There has been times this past summer, and during Notre Dame's fall camp, where Trevor Robinson sees one of his classmates make the same mistake or ask the same question that he did just a few short months ago.
Already memories for the 6-foot-5, 301-pound freshman offensive guard from Elkhorn, Neb., who enrolled early to Notre Dame last spring.
"You see a lot of things that are familiar that you were doing," Robinson said. " It's nice to kind of be experienced and have more of an idea of what's going on."
This summer, 21 Irish freshmen football players showed up wide-eyed, ready for summer school and workouts with the team. Robinson and defensive tackle Sean Cwynar complete the signing class of 23, and proved to be guys the others could lean on, as they had already finished spring ball and a semester of school.
"I think some guys kind of looked to me and Sean as far as kind of knowing, and how much time classes were going to take," Robinson began. "You're always told, especially at a place like Notre Dame, how much time academics are going to take. But I think most guys still kind of underestimate what it's going to be like. I think we were able to help them out a little bit there.
"Most of the time, it's really with the classes. Once you go through a few workouts, you kind of get the gist of what's going on, where as every class is kind of different and with the first-year studies, they're going to be taking a lot of the same classes we've been taking. They'll ask about professors and just kind of the workload that comes with each class. I think we've been able to help them out a little bit."
Named a U.S. Army All-American to cap his prep career at Elkhorn High, Robinson knew long before what college he was going to attend, that he wanted to enroll into school early.
Robinson first committed to in-state Nebraska, before changing his mind and verbally committing to Charlie Weis and the Irish on Dec. 14th. Less than a month later, he was sitting in an South Bend classroom.
"It's definitely an adjustment," Robinson stated. "It's beneficial obviously, once you get here in getting the classes done, and working out, and the spring ball is probably the biggest thing.
"But there is also some sacrifices. Obviously it's hard when you're in college and all your friends are still back in high school. They're calling you and all this and you're up early working hard. But it definitely pays dividends and I think it's all been worth it."
Robinson weighs in at around the same as he did when he first arrived at Notre Dame, but with the time he's put in in the weight room, he has reshaped his body. He also feels more comfortable around the veteran players, having gotten to know them since January.
Going through the grind and intensity of spring ball has Robinson pushing to make Notre Dame's two-deep at guard for the season opener against San Diego St. on Sept. 13th.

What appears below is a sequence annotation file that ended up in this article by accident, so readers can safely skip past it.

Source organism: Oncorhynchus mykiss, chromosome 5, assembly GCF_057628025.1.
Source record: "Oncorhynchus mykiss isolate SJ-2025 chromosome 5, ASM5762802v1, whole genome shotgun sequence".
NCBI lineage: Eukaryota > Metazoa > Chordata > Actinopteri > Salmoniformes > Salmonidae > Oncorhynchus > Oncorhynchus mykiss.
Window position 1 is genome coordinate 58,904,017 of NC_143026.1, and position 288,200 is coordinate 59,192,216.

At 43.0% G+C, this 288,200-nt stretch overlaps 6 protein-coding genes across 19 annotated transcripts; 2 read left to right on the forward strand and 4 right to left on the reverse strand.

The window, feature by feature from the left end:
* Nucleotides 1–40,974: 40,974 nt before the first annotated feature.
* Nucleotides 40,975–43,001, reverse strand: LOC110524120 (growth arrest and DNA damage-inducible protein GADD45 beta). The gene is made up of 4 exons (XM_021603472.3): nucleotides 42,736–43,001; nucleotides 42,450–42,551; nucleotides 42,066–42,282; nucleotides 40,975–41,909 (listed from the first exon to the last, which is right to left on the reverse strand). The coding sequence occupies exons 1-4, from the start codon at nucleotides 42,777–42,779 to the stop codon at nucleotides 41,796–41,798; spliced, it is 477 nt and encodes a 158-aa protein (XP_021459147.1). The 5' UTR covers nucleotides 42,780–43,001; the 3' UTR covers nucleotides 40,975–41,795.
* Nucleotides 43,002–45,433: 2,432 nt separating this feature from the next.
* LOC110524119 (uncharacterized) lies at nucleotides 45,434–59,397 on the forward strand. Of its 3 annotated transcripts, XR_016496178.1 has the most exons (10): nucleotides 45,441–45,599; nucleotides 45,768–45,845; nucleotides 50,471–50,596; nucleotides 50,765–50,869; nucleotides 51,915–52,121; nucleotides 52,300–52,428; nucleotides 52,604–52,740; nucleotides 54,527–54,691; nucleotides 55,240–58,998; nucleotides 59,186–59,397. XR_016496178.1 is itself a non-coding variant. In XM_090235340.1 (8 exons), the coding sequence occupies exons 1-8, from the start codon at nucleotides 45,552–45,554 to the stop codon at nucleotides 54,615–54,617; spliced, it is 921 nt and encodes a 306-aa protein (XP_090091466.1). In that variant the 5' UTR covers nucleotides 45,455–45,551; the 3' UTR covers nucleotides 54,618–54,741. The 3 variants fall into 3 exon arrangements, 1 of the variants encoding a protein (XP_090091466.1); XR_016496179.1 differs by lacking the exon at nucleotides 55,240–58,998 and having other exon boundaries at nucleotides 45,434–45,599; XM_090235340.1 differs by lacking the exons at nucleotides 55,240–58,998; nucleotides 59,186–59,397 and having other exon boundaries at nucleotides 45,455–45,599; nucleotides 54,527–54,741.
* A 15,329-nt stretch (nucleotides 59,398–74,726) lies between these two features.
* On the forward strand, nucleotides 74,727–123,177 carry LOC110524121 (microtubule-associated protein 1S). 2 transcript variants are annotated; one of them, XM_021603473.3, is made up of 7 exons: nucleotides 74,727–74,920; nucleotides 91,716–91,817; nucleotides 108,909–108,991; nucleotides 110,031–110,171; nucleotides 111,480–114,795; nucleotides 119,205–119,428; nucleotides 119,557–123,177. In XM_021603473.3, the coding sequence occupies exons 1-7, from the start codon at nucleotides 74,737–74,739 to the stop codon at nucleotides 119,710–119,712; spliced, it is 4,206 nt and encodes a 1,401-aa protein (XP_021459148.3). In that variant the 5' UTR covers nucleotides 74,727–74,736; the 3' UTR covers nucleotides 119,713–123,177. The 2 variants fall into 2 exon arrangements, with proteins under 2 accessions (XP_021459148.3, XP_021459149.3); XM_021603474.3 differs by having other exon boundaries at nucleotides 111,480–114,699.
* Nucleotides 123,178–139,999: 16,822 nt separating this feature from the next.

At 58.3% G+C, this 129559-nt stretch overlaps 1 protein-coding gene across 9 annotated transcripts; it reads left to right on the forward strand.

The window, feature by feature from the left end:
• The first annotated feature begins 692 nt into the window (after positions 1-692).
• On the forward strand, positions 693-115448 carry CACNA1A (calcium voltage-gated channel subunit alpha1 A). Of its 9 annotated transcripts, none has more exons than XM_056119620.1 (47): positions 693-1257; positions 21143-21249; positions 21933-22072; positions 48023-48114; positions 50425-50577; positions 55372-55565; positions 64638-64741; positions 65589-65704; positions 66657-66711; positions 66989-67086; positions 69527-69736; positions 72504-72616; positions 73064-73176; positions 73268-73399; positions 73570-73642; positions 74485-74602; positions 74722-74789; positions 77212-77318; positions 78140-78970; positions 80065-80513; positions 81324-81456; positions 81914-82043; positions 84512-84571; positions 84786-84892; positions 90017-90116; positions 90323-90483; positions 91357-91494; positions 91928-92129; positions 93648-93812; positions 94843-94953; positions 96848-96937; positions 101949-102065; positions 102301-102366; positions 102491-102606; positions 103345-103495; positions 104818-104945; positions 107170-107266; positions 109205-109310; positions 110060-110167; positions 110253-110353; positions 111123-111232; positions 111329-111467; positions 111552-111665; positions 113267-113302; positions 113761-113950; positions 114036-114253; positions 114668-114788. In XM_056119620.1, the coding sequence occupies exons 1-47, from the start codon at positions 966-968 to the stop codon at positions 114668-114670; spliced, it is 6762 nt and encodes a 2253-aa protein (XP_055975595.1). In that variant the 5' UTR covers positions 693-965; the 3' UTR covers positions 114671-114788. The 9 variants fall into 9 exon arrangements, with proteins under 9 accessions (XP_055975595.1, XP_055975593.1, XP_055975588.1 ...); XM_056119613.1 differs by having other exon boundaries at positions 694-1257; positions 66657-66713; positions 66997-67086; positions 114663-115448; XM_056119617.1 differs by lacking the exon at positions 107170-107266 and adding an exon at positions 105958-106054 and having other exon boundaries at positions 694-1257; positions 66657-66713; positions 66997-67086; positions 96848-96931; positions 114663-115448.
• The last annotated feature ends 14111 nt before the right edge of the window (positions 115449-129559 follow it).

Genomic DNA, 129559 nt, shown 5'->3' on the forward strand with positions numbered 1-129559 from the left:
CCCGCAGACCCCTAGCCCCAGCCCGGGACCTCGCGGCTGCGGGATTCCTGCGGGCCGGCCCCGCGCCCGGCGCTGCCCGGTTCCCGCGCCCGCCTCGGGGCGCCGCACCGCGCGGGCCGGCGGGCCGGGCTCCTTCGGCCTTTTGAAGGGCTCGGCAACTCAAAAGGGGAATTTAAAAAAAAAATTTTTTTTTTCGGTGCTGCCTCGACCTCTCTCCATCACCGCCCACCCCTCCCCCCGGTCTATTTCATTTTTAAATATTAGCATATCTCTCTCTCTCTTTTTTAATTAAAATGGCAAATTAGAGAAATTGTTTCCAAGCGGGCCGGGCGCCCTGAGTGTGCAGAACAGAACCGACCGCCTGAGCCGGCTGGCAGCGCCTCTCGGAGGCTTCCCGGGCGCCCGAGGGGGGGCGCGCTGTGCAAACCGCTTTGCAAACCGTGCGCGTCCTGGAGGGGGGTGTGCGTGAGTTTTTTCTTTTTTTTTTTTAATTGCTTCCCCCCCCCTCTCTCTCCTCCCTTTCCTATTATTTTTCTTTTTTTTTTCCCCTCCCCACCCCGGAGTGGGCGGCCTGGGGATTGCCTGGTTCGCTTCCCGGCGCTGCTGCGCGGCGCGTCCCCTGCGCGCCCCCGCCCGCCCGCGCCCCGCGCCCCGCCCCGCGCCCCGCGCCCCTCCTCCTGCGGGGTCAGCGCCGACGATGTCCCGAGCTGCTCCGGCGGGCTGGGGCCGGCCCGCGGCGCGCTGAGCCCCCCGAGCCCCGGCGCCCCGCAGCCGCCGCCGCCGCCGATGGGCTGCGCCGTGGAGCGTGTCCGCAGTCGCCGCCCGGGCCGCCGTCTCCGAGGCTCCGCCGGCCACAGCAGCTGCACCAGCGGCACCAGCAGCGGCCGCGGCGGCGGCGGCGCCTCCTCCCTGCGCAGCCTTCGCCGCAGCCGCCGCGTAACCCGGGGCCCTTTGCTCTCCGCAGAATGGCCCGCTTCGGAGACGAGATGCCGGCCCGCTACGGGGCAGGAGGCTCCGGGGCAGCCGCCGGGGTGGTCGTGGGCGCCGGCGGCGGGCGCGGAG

"It was definitely helpful, just as much mentally as it is physically. Obviously the time in the weight room is always going to help. Really, it's hard to really use those physical tools until you know what you're doing mentally, so that's probably the biggest help.
"I feel like I'm more comfortable in blitz pickups, and a lot of things in my technique and fundamentals are a lot better than they would've been had I just got here this summer."
With starting guard Chris Stewart missing some practice time during fall camp with a head injury, and other players going through some bumps and bruises, Robinson's play has earned him occasional first-team reps with the offense.
"It does kind of build your confidence when you're able to work with the first group and kind of hold your own," Robinson said. "Right now, like I said that's the goal and hopefully things will work out."
"Weis has said nice things about Robinson's play this fall camp during press conferences, and offensive line coach John Latina agrees.
"Obviously as a freshman, offensive line is hard environment to be in, but him being here in the spring and going through spring practice has really helped him a lot," Latina explained. "You see a lot progress on him, a tremendous amount of progress on him. I think a lot of had to do because he had a chance to go in experience it with spring practice. Even though spring practice is not that long, he had a taste of it and he had a better understanding of how to prepare for the fall as opposed to the guys that didn't get that experience.
"He's a real talented guy on that line and I like the fact that he's progressed from spring to where he is right now, and I expect that to continue on an upward swing because he is still so young."
Robinson's freshmen teammates are definitely appreciative of all the help he has given, and they've also noticed that his hard work has already started to pay off.
"Trevor is definitely a step ahead," freshman center Braxston Cave said. "What we're going through right now, Trevor went through in spring. He's definitely a step ahead. He's working hard and he looks good. Right now we're all just working hard trying to catch up and learn everything."